The original Inverary Castle was a stronghold for the Campbell clan in the 15th century, built by Colin Campbell, the 1st Earl of Argyll but it was burnt down by the Marquis of Montrose in 1644. Numerous paranormal incidents have been witnessed at the site.
New designs for Inveraray Castle were drawn up in 1720 by the architect Sir John Vanbrugh, who also designed Blenheim Palace. This design was later developed by the architects Roger Morris and William Adam, who oversaw the beginning of the castle's construction in 1746, commissioned by Archibald Campbell, 3rd Duke of Argyll. It was completed in 1789 for John Campbell, 5th Duke of Argyll and his wife, Elizabeth. Built in an eclectic mixture of architectural revival styles, it stands on the original site of the village of Inveraray, when Archibald Campbell decided to build the castle he had the village demolished and rebuilt a mile away, so that it would not impinge on the castle's design.
The castle was damaged by two major fires, in 1877 and 1975, but most of its important artifacts and features survived or have been restored. It contains outstanding furnishings and interiors from the 18th and 19th centuries. The Armory Hall, which contains a display of wall-mounted weapons dating from around 1740, has the highest ceiling in Scotland (21 meters, or nearly 69 feet).
Inveraray Castle is haunted by several ghosts some of these date back to the Orignal Castle previously on the site. In 1644 the Duke of Argyll was driven from Interaray castle by the Marquis of Montrose. Amongst the staff left at Inveraray was a young Irish boy employed to play the harp; the Marquis's men were so outraged an Irishman would work for their sworn enemy that they slaughtered the boy and left his quartered body on to the Dukes bed. Legend states that the boy's ghost became deeply attached to the bed, when the bed was moved from the old castle, to the MacArthur Room in the modern day castle the boys spirit came with it. When TV's Most Haunted were at the castle filming in the MacArthur room the bed moved and a chair was flung across the floor by unseen hands.
Members of staff and visitors to the MacArthur often complain of headaches, others report at being overcome by a feeling of sadness/grief when entering the room, cold spots and a sense of dread have also been recorded. When a member of the family is about to die in the castle, harp music can be heard coming from this room, the last report of this ghostly phenomenon being when the 10th Duke died in 1949.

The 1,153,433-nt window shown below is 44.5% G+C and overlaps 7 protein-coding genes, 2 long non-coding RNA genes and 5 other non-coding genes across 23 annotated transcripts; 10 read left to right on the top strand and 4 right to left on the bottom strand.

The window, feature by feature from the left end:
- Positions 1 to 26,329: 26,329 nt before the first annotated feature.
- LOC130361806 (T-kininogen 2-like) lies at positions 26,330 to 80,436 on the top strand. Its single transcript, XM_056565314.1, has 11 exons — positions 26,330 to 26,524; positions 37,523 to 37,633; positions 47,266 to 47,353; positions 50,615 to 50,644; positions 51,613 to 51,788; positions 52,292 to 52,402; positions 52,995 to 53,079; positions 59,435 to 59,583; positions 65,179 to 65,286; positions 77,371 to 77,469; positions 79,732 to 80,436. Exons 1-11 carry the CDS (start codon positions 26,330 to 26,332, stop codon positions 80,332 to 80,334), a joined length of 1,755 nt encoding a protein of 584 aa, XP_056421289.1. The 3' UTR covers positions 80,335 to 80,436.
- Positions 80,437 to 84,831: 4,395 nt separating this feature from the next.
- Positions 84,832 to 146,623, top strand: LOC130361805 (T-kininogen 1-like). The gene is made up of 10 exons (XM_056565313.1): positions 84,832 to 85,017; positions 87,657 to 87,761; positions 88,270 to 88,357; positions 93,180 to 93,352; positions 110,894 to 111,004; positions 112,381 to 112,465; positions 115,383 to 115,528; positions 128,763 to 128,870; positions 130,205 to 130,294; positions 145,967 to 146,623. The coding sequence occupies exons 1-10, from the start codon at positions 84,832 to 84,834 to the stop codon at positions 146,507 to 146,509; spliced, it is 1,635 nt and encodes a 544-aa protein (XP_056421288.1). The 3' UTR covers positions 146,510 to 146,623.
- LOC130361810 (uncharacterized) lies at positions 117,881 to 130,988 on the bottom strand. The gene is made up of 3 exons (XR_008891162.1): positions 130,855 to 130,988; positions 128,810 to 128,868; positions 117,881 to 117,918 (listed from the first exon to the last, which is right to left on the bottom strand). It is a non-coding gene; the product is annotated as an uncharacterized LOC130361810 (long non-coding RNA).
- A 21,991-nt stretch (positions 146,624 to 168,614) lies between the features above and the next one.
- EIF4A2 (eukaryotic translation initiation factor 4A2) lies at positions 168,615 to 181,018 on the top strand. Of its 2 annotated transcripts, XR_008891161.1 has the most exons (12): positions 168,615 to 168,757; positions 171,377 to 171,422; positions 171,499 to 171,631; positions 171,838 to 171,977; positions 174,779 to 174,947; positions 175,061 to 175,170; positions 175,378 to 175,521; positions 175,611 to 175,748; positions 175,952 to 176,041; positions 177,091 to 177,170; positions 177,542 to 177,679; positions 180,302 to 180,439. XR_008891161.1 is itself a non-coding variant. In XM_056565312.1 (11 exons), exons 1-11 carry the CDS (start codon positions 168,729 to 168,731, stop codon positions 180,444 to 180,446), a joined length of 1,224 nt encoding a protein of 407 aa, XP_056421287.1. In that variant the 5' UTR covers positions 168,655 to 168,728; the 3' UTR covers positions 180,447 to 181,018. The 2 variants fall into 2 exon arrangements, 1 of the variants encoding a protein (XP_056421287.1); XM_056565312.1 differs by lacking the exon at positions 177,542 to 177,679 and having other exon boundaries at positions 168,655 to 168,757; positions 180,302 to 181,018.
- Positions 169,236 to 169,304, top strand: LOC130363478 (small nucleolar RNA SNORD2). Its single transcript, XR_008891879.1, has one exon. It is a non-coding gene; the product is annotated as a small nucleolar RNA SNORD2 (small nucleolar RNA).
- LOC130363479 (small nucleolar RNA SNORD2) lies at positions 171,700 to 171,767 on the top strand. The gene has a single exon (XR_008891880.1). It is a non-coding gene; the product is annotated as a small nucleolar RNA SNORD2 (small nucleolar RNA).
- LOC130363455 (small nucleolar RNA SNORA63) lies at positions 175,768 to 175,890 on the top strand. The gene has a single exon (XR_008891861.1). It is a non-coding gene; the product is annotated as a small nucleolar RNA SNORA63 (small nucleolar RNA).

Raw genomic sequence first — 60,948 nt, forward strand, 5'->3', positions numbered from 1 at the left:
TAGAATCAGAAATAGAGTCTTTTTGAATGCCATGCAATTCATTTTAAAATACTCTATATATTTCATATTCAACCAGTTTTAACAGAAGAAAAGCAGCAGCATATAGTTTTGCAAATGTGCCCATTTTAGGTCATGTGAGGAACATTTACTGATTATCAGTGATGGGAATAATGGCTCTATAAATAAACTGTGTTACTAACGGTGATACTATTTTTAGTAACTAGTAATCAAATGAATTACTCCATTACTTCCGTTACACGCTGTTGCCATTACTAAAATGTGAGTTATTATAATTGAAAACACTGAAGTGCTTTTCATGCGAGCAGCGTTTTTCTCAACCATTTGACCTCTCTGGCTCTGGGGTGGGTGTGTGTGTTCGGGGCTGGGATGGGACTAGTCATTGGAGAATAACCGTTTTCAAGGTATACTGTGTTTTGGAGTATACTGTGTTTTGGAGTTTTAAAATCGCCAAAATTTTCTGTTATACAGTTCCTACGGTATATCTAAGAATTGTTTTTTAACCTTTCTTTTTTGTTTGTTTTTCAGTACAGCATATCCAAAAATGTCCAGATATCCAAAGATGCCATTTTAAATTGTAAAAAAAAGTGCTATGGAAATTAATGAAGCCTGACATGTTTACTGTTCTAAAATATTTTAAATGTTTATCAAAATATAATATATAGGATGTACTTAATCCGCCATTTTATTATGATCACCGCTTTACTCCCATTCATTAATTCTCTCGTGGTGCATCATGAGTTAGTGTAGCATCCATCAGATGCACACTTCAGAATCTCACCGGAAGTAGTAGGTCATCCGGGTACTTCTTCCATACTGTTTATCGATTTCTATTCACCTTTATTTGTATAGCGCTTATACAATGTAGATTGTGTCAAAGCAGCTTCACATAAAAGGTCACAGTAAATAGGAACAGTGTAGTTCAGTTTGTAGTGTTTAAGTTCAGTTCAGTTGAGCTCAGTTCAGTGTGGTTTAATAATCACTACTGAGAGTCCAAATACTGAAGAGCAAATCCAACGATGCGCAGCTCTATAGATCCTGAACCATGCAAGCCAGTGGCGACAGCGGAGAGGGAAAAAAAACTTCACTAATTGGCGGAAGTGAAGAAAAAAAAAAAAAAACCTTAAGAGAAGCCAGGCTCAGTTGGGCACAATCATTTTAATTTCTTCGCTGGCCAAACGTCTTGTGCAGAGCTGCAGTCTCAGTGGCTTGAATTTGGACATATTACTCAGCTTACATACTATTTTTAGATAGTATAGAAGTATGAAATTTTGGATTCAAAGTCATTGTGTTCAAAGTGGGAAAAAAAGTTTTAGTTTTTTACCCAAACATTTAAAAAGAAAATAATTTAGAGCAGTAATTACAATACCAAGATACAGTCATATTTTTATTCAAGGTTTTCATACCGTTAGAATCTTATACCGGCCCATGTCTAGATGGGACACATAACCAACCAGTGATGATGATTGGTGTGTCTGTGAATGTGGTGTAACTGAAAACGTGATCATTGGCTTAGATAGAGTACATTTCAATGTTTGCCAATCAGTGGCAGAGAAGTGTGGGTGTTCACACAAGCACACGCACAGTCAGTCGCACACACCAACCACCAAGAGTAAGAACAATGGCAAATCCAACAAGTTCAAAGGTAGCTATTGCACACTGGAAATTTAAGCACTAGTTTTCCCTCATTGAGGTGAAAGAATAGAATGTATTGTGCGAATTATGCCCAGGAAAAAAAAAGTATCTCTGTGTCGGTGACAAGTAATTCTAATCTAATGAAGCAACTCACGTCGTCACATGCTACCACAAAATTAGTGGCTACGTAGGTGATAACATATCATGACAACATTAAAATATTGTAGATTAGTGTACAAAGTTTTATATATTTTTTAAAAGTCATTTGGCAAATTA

The harpist ghost seems particularly fond of the library his music is often heard here, he is also blamed for moving books around. When TV's most haunted visited the castle books were actually thrown from the upper level. Other visitor's to the library have burst into fits of hysterical laughter, for no apparent reason.
Another local legend is said to be of a ghost that warns of the death of a Campbell Chieftain. It is said that two days before the death of a chief a ghostly galleon, is seen sailing up Loch Fyne. When the ship reaches land it does not stop, instead it continues to sail over land until it reaches the castle and claims its victim. It is said that in the 18th century, one of the chieftains was so convinced that the ghost ship was coming to take him that he actually drank poison so he would not disappoint the galleons ghostly crew.
On the 10th of July 1758 a Physician, William Hart, was walking along the castle grounds with two other men. The trio all witnessed "a battle taking place in the sky, between Highland soldiers and French soldiers." They saw the Highlanders retreating, leaving behind many of their dead soldiers. Two ladies had also witnessed the battle in the sky. Several weeks later startling news arrived from America, telling of how a Highland regiment lost 300 of its soldiers on July 10, 1758, while attacking a fort held by the French.
The ghost of a young woman who was murdered by the Jacobites has also been seen haunting the castle. This ghost is usually dressed in a grey gown and is known at the castle as the grey lady, the young woman's identity is not known.